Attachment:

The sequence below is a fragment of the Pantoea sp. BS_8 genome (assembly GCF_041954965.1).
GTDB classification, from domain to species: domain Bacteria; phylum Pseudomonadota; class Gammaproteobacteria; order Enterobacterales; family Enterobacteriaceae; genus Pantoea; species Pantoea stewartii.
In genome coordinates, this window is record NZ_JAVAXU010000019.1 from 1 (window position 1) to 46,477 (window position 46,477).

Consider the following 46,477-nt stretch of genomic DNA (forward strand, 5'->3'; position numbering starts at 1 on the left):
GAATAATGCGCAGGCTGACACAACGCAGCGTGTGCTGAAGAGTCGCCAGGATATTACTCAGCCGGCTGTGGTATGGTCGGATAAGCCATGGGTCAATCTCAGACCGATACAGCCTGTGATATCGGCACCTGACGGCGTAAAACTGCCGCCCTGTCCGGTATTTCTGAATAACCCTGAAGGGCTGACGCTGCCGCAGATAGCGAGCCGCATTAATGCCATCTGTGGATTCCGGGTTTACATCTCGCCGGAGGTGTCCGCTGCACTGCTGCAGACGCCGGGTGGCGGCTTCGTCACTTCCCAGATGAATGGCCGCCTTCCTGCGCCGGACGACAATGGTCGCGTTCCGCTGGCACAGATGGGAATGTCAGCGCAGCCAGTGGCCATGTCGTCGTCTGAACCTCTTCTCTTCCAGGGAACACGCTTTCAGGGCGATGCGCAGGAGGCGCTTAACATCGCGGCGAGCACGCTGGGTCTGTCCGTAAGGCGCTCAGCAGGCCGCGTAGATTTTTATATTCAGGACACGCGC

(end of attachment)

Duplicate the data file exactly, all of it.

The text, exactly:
The sequence below is a fragment of the Pantoea sp. BS_8 genome (assembly GCF_041954965.1).
GTDB classification, from domain to species: domain Bacteria; phylum Pseudomonadota; class Gammaproteobacteria; order Enterobacterales; family Enterobacteriaceae; genus Pantoea; species Pantoea stewartii.
In genome coordinates, this window is record NZ_JAVAXU010000019.1 from 1 (window position 1) to 46,477 (window position 46,477).

Consider the following 46,477-nt stretch of genomic DNA (forward strand, 5'->3'; position numbering starts at 1 on the left):
GAATAATGCGCAGGCTGACACAACGCAGCGTGTGCTGAAGAGTCGCCAGGATATTACTCAGCCGGCTGTGGTATGGTCGGATAAGCCATGGGTCAATCTCAGACCGATACAGCCTGTGATATCGGCACCTGACGGCGTAAAACTGCCGCCCTGTCCGGTATTTCTGAATAACCCTGAAGGGCTGACGCTGCCGCAGATAGCGAGCCGCATTAATGCCATCTGTGGATTCCGGGTTTACATCTCGCCGGAGGTGTCCGCTGCACTGCTGCAGACGCCGGGTGGCGGCTTCGTCACTTCCCAGATGAATGGCCGCCTTCCTGCGCCGGACGACAATGGTCGCGTTCCGCTGGCACAGATGGGAATGTCAGCGCAGCCAGTGGCCATGTCGTCGTCTGAACCTCTTCTCTTCCAGGGAACACGCTTTCAGGGCGATGCGCAGGAGGCGCTTAACATCGCGGCGAGCACGCTGGGTCTGTCCGTAAGGCGCTCAGCAGGCCGCGTAGATTTTTATATTCAGGACACGCGC